J Neurol Surg B 2014; 75 - A263
DOI: 10.1055/s-0034-1370669

Cerebro-Sino-Orbital Mucormycosis: Case Report of Novel Biopsy Technique and Review of Literature

Maya H. Maloney 1, Patrick R. Maloney 1, Miachel J. Link 1, James A. Garrity 1, Harry J. Cloft 1, Joon H. Uhm 1
  • 1Rochester, USA

Introduction: We present an usual case of a patient with multiple myeloma status-post autologous peripheral blood stem cell transplant diagnosed with cerebro-sino-orbital mucormycosis on pathologic examination of specimens taken during cerebral angiography for acute internal carotid artery occlusion, averting open cranial biopsy.

Case: A 56-year-old man presented with left retrobulbar pain eight months duration following diagnosis of multiple myeloma, while undergoing peripheral blood stem cell harvest for autologous transplant. Initial investigation showed normal vision and benign ophthalmologic evaluation. CT and MRI showed small enlargement of the left optic canal with enhancement.

Following successful engraftment, his vision began to decline. Repeat MRI showed extension of left orbital apex enhancement into proximal left optic nerve and ventral cavernous sinus. His condition progressed rapidly, within three days he lost light perception and plans were made for open cranial biopsy.

The day before surgery, he suffered left MCA stroke with occlusion of the proximal left ICA. Following cerebral angiogram and stenting, catheter tip was sent to pathology for analysis given the suspicion for debris. Pathology returned showing hyphae and he was started on intravenous amphotericin. He decided to transition to home hospice rather than pursue further aggressive treatment.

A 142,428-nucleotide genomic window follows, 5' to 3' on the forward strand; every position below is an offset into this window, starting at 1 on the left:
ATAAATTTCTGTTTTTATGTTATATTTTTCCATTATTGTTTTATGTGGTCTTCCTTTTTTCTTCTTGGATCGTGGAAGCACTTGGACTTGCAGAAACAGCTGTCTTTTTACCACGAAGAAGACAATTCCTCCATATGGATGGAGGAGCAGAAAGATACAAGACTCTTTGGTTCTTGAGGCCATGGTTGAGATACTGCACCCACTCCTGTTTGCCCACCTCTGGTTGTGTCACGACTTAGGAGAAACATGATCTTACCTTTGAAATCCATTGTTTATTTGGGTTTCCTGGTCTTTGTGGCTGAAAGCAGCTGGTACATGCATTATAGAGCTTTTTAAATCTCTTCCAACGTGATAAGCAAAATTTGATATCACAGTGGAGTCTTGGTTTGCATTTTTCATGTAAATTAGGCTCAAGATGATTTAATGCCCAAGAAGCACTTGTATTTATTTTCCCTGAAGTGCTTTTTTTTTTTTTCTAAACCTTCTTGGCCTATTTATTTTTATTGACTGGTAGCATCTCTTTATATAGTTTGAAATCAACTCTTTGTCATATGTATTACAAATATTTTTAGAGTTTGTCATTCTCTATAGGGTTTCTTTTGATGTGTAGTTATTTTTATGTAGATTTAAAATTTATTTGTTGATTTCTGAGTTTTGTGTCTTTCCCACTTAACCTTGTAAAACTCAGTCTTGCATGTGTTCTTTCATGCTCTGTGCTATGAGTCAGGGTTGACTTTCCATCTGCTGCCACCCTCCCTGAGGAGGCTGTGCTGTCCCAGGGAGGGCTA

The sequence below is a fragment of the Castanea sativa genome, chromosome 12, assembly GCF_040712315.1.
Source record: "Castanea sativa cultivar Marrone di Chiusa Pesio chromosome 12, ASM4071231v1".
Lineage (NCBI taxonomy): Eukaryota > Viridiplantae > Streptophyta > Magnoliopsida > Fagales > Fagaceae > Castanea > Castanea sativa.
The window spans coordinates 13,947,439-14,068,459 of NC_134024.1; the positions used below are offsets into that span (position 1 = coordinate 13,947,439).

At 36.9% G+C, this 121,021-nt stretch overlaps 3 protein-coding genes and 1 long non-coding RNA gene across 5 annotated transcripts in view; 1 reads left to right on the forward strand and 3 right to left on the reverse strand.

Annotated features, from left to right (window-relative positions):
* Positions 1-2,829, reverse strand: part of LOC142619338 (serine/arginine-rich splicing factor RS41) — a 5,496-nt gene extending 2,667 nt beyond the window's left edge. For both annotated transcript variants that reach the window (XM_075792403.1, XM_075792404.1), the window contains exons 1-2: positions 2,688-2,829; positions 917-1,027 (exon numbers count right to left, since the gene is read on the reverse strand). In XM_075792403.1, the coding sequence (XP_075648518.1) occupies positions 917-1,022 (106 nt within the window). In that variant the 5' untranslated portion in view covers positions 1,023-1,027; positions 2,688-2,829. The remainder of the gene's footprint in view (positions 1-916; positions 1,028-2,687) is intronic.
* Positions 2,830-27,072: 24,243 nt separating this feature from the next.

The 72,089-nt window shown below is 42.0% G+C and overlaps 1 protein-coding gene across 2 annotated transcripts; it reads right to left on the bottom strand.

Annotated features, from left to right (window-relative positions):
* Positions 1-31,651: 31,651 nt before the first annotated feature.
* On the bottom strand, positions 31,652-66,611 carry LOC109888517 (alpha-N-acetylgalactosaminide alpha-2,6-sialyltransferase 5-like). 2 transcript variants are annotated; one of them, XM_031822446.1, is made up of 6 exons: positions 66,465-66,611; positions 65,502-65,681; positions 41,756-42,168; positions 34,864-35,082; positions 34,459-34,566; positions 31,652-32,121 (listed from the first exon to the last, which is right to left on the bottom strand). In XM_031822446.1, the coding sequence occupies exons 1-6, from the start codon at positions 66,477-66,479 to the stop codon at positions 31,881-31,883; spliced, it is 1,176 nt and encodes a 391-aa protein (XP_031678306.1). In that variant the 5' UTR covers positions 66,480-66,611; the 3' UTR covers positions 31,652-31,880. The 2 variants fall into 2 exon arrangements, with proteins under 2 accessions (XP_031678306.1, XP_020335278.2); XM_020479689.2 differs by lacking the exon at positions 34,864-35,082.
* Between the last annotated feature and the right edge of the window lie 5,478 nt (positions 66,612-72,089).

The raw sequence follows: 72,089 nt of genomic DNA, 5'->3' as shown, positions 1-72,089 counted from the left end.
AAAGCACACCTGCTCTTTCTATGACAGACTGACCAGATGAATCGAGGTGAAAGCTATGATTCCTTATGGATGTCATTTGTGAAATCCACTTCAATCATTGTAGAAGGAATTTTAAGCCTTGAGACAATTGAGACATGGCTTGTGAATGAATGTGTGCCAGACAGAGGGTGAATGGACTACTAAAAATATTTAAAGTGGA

Discussion: Disseminated intracranial fungal infections occur predominantly in immunocompromised hosts via nasal mucosa and paranasal sinuses, but can present with primary cerebro-orbital symptoms. They are associated with intravascular thrombosis and invasion. Aggressive surgical debridement of intracranial disease remains of questionable benefit, especially in the setting of intravascular invasion. Endovascular techniques have been used in the past to treat stenosis in the setting of invasive fungal infections. To our knowledge, this is the first case of intracranial Rhizomucor diagnosed via cerebral arteriography. This averted potentially morbid radical skull base dissection.

Conclusion: Early diagnosis and treatment require multidisciplinary approach in cases of cerebro-sino-orbital mucormycosis. Cerebral angiography can be considered an adjunct in appropriately selected patients, yielding another avenue for intracranial diagnosis and aid the skull base surgeon in surgical decision making and operative planning.